Gosh, but I’m cynical. I was just reading a review of a very audiophile-ish amplifier where the remote control can only “trim” the volume – any major volume change involves getting up and turning the knob on the amp itself. This apparently results in a simpler signal path. What..? I was trying to think how and why this might be. Apparently the amp uses electromechanical relays to control the volume.
I have become so cynical about this whole business that I actually came up with this thought: maybe the manufacturers were having trouble with the remote control receiver and were worried that it might go haywire and go to full volume so they limited it to “trimming”. Then I came up with the rather more charitable view that it was simply a question of ‘bits’. Maybe for some reason their remote receiver only has a few bits, so they have to choose between coarse control over a wide range or fine control over a narrow range; they chose the latter. In the end, my final guess was that maybe the remote control applies to a separate attenuator in series with the one controlled by the knob rather than being ‘OR’-ed into the control of a single relay-based attenuator. This means that a quiet volume setting from a wide-ranging remote control would restrict the range achievable by the knob, and vice versa, hence the necessity to limit one of the controllers to trim-only duties.
You see, that’s what I have become. I read about a perfectly innocent and highly-desirable audiophile design feature such as a “trim-only” remote control, and my mind wanders off, coming up with these sceptical thoughts. This is not an isolated example of the way I regard the ‘high end’ audio industry…
I, too, am an electronics designer. The way my mind works, I would have identified the control of volume as absolutely the central function of my pre-amplifier and noted that the interaction between remote control and front panel knob was important. If one of my marketing ploys (careful of that cynicism…) was to have no nasty, dirty software in the box then it would certainly be a design headache; less so if I was ‘permitted’ to use a microcontroller (we are talking audiophile prejudices here and some people would hate to have a microcontroller in the same box as the audio signal). But I would have completely failed to realise that a trim-only remote is a perfectly viable product in high end audioland, and can even be marketed as a feature!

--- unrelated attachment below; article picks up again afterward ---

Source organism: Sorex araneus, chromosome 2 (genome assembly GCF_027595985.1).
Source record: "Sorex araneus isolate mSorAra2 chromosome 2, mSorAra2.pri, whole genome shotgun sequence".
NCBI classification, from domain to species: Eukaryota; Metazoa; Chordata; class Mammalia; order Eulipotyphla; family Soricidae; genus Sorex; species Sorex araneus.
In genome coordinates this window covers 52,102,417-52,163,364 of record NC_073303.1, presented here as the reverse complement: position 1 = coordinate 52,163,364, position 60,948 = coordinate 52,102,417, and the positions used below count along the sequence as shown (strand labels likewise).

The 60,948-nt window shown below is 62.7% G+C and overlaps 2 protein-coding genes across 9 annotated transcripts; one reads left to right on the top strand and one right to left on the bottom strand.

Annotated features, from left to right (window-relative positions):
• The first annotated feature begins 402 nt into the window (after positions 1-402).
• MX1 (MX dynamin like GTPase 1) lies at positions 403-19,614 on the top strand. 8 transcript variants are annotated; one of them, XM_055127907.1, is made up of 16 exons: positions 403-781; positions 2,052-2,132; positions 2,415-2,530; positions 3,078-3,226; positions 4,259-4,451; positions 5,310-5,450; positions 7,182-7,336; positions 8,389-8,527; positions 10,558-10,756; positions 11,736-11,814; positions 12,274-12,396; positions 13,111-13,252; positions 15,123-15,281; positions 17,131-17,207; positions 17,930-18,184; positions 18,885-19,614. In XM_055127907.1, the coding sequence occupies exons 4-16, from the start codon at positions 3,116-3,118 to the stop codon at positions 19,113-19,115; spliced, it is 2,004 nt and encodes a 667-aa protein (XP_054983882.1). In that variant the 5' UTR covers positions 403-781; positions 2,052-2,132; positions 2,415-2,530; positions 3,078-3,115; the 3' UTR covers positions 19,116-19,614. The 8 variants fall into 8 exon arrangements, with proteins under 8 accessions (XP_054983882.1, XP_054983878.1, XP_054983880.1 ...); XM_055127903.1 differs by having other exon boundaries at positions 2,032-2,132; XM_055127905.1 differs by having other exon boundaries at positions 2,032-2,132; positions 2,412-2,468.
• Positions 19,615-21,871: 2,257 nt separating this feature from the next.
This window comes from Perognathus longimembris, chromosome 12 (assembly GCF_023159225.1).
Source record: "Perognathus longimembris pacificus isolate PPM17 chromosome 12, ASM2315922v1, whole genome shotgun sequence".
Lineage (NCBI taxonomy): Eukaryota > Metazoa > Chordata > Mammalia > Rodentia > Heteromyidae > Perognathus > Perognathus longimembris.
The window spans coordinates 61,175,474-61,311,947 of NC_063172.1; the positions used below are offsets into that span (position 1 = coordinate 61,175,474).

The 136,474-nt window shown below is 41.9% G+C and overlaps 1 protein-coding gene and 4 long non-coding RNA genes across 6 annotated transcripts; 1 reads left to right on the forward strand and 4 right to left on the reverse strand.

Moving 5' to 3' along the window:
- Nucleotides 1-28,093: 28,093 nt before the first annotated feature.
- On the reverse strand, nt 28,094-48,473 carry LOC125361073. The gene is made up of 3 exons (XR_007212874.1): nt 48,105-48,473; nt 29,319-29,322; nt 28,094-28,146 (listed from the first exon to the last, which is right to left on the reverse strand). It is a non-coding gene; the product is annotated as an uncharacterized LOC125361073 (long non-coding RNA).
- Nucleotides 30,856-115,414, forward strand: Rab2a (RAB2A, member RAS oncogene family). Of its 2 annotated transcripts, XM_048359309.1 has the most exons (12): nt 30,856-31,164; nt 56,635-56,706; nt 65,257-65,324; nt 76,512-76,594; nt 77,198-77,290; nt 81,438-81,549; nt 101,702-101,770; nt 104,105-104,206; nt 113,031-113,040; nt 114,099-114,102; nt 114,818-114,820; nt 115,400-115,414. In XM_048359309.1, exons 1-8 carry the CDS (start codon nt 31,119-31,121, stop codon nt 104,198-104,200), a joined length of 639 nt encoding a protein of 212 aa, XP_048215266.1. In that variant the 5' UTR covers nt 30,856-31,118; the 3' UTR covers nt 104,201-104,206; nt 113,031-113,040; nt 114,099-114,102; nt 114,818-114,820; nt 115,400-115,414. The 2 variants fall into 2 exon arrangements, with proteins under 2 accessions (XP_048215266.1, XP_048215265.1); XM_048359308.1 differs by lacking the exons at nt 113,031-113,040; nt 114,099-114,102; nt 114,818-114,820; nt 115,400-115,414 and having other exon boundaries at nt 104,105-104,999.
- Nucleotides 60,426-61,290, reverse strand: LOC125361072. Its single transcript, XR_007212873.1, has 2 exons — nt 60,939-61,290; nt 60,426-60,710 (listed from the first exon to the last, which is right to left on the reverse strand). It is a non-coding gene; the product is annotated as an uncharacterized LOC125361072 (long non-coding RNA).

Other aspects to consider would have been volume resolution (how many steps do I have available) and logarithmic vs. linear response. If my gimmick (damn, it’s that cynicism again) was going to be relay attenuation then I would have to consider finite switching time and contact bounce. A clever arrangement of relays and resistors giving me high resolution with few relays, but where more than one relay changed state at the same moment, might result in some pretty ugly volume changes. That would need thinking about carefully.
The relay attenuator is one of those ideas that really appeals to the audio ‘high end’. It has everything: the ability to choose expensive resistors, the steampunk-ness of relays and the fact they make a mechanical noise when operated! They are necessarily large, physically, so in a long chain of them the signal is forced over quite a long, convoluted path with many solder joints. I imagine that no one worries too much about shielding – do they put the attenuator in a tin can? How would the punter see the lovely expensive resistors if they did?